How to Clean Vinyl Floors in 4 Easy Steps
People love installing vinyl flooring in their homes. Not only is it a low-cost flooring option that can make a big impact, but it's also a fairly low maintenance choice. Given how busy everyone is these days, finding a way to clean your house fast is always a bonus. Here's how one cleaning pro says you should keep your vinyl floors clean.
1. Choose the right tools for vinyl flooring.
Vinyl flooring is very easy to maintain with tools for dirty household jobs such as a high quality microfiber flat mop and a well formulated neutral pH floor soap like Mr. Clean, says Melissa Homer, chief cleaning officer at MaidPro. "Microfiber traps 10 times more dirt than cotton, which reduces streaks, while the neutral pH soap lifts oils and soils without dulling the acrylic top layer of the vinyl," she says.
2. Damp mop your vinyl floors.
Homer says that vinyl plank floors, even those that claim to be waterproof, are not often water resistant at the seams. This makes them very susceptible to water damage along the seams and baseboards where moisture can seep in. "To avoid water damage, it is best to mop vinyl floors with a technique called damp mopping," she says. "First, vacuum the floor thoroughly with a canister vacuum using a horsehair hard floor brush attachment to avoid scratching your floor. Vacuuming removes more dirt than sweeping."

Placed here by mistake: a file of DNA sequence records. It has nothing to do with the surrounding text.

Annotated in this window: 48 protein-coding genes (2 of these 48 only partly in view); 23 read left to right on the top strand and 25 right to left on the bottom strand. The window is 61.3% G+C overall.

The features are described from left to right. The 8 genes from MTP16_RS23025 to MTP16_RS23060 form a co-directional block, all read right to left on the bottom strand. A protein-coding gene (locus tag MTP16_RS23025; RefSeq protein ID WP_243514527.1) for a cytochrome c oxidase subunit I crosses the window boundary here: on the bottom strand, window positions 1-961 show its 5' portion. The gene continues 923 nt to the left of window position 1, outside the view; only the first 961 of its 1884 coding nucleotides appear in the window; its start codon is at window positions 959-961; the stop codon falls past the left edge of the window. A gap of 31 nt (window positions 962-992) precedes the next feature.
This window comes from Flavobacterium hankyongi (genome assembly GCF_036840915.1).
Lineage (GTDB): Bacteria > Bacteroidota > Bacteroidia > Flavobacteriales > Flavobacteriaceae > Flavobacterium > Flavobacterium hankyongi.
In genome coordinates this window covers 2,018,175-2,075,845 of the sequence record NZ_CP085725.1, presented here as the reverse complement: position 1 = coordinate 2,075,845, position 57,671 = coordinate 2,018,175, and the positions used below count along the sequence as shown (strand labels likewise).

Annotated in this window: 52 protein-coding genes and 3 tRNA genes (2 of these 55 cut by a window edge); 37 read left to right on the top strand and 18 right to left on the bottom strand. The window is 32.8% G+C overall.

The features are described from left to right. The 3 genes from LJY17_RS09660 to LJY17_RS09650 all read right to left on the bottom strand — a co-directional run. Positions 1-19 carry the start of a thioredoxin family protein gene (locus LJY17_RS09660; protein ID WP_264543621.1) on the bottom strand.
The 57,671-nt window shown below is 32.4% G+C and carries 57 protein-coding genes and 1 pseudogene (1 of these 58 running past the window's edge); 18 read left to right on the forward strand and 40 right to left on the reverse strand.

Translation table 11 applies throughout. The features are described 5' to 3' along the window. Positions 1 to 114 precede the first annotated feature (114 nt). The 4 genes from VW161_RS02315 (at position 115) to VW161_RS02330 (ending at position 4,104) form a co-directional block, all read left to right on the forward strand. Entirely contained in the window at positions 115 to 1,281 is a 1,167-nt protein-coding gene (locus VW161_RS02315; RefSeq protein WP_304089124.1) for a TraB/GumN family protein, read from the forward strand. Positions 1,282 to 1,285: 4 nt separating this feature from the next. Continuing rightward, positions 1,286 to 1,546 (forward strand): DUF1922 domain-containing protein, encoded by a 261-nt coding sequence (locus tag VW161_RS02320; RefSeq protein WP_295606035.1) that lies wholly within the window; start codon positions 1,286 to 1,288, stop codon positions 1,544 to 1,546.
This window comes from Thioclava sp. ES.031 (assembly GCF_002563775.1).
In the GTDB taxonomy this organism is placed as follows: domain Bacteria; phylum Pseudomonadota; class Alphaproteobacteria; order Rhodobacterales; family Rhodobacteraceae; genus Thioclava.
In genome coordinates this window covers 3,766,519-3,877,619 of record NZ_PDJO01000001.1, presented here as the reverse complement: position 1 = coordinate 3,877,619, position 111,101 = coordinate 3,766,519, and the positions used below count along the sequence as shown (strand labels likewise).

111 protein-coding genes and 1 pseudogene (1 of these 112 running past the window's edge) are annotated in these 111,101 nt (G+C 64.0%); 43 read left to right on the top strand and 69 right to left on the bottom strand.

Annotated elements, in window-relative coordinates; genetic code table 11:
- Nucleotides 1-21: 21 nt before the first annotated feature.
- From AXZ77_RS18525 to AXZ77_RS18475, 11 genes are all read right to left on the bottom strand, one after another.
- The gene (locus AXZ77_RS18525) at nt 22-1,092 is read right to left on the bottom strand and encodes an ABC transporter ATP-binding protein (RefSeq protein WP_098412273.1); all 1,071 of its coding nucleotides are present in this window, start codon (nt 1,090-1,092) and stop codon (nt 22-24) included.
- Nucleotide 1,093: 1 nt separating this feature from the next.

Next, she says you should prep for mopping by diluting your floor cleaner in a quart spray bottle. You should also wet and then thoroughly ring out your microfiber flat mop pad with fresh warm water. "To mop, spray a 3-foot square section of the floor with a light even mist of floor cleaner and then mop it off immediately with your lightly dampened mop head," she says. "Repeat this process across the floor, stopping every couple of sections to check if the mop pad is dirty or saturated. Rinse and wring the mop pad when it gets close to full."
3. Avoid cleaning tools that get vinyl floors too wet.
String mops and steam mops are both major no-nos, says Homer. "Regardless of the tool you use, the key is to never leave puddles or let the floor get sopping wet, as water can absorb and ruin the underlayment and base flooring underneath," she says. "Vinyl floors are also susceptible to scratching and dulling, so never scrub it with anything scratchier than the scrubbing back of a nonabrasive kitchen sponge."
4. Stay on top of messes that might compromise your vinyl flooring.
All hard floors, vinyl or otherwise, should be mopped to match the frequency of the foot traffic in the room, Homer says. "For most homes, high traffic rooms like the kitchen, bathroom, and front entryway should be mopped weekly to every other week," she continues. "Less frequented rooms, like a formal dining room, can be mopped every two to four weeks, depending on use."